"It's okay to make mistakes. Mistakes are our teachers - they help us to learn." -- John Bradshaw
John Elliot Bradshaw (born June 29, 1933) is an American educator, counselor, motivational speaker and author who has hosted a number of PBS television programs on topics such as addiction, recovery, codependency and spirituality. Bradshaw is active in the self-help movement, and is credited with popularizing such ideas as the "wounded inner child" and the dysfunctional family. His books are mainly works of popular psychology. In his promotional materials and in interviews and reviews of his work he is often referred to as a theologian.
"Children are natural Zen masters; their world is brand new in each and every moment.""Ego is to the true self what a flashlight is to a spotlight.""It's essential to tell the truth at all times. This will reduce life's pain. Lying distorts reality. All forms of distorted thinking must be corrected.""You can find more traditional Shakespeare than we do. But what we want to bring to these works is energy, passion, freshness."
Bradshaw was born in Houston, Texas, into a troubled family and abandoned by an alcoholic father. Bradshaw won scholarships to study for the Roman Catholic priesthood. He earned a B.A. degree in Sacred Theology and an M.A. degree in philosophy from the University of Toronto in Canada. Six years after his 1963 graduation, Bradshaw returned to academia at Rice University in Houston, Texas, doing three years of graduate work in psychology and religion. Bradshaw says alcohol addiction and other problems led to his decision to end his plans for the priesthood.
Bradshaw is the author of six books, several of which held top slots as New York Times bestsellers; his book Homecoming reached No. 1. During the 1980s and 1990s he hosted a number of PBS television broadcasts based on his books. He has served on the board of directors of the Palmer Drug Abuse Program and as the national director of the John Bradshaw Center at Ingleside Hospital in Los Angeles, California.
Bradshaw resides in Houston, Texas, with second wife, Karen, an artist.
Throughout the 1970s, John Bradshaw served as a management consultant at Drillco Manufacturing Company and as a leadership trainer at Denka Chemical Company. He was also director of human resources and served on the board of directors of Texas General Oil Company. Bradshaw is the developer and presenter of workshops for forty Fortune 500 companies and thousands of evolved non-profits and for-profit institutions.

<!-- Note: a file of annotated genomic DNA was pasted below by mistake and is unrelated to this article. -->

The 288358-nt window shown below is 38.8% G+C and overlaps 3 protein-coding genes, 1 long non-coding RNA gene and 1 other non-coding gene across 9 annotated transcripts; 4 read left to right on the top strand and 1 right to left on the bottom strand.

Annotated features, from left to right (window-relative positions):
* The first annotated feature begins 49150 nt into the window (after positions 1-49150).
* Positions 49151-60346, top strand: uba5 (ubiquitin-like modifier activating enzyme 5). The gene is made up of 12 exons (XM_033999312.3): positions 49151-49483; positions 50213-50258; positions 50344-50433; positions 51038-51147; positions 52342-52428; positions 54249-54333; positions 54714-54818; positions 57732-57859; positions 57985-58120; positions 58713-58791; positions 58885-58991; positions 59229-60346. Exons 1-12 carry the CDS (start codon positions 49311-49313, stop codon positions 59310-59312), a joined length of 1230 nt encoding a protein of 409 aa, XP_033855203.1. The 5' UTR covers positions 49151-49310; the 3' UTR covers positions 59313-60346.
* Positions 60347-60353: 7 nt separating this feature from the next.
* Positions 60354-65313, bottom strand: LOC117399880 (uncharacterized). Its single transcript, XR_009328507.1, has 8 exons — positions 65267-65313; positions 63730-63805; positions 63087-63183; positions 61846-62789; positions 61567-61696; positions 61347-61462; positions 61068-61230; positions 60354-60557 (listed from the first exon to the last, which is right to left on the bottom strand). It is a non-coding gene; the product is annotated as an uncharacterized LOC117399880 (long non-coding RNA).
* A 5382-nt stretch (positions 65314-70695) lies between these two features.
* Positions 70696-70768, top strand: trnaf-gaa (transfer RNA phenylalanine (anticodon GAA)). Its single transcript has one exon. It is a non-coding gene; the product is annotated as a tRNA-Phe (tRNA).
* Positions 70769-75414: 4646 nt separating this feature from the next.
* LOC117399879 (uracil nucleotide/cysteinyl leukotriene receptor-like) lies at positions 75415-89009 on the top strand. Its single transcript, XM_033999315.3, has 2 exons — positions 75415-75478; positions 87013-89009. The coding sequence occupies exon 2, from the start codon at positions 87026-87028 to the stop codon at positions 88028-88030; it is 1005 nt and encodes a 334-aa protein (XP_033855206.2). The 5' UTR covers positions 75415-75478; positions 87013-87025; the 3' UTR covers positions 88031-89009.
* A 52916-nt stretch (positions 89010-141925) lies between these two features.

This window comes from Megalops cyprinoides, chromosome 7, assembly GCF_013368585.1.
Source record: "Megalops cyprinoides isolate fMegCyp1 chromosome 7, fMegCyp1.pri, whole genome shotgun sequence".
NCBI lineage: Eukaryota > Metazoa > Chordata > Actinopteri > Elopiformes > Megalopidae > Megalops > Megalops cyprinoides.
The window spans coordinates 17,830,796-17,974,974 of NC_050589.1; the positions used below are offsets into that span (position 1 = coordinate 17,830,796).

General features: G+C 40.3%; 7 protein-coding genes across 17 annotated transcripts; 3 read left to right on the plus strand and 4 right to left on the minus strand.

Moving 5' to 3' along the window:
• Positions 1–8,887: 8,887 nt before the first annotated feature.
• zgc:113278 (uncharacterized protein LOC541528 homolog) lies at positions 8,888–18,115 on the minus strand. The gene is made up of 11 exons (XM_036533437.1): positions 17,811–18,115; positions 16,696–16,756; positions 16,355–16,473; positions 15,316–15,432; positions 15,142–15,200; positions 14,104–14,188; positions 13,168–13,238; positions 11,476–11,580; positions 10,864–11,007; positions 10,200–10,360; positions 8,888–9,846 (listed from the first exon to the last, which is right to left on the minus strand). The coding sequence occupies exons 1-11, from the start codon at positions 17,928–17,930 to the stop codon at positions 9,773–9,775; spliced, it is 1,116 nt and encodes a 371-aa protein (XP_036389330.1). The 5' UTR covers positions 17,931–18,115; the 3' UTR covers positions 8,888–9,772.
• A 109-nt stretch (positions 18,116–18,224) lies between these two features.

He has presented lectures and workshops for educational, professional and social organizations since 1964.He has served as: member, board of directors and as president of the Palmer Drug Abuse Program (1981-88); national director of Life-Plus Co-Dependency Treatment Center (1987-1990); founder and national director of the John Bradshaw Center at Ingleside Hospital in Los Angeles (1991-1997); and member, national board of directors of The International Montessori Society (1990-present). He is an honorary lifetime board member of the Council on Alcohol and Drugs in Houston.
Since 1999, Bradshaw has also been a senior fellow at The Meadows Institute. The Meadows is a multi-disorder inpatient facility in Arizona specializing in the treatment of a range of addictions. The facility's intensive treatment focuses on drug and alcohol addiction, sexual addictions, depression, eating disorders, psychological conditions, affective disorders and compulsive behaviors. It takes a holistic approach to addiction recovery and includes a wide variety of therapeutic approaches, including the Twelve-step program of Alcoholics Anonymous.
In 1991, Bradshaw was nominated for an Emmy for Outstanding Talk Show Host for his series Bradshaw On: Homecoming and his newest book Reclaiming Virtue, published by Bantam, a division of Random House, is Pulitzer nominated for this body of work
Bradshaw has appeared on Oprah, Geraldo, Sally, Dr. Ruth, Tom Snyder, Donahue, Politically Incorrect, CNN-Talk Back Live, and Sirius Radio.
Bradshaw is the author of six books, three of which are New York Times Best Sellers, and he has sold over 10 million copies and is published in 42 languages.
In 1999, Bradshaw was nominated by a group of his peers as "One Of The 100 Most Influential Writers On Emotional Health in the 20th Century."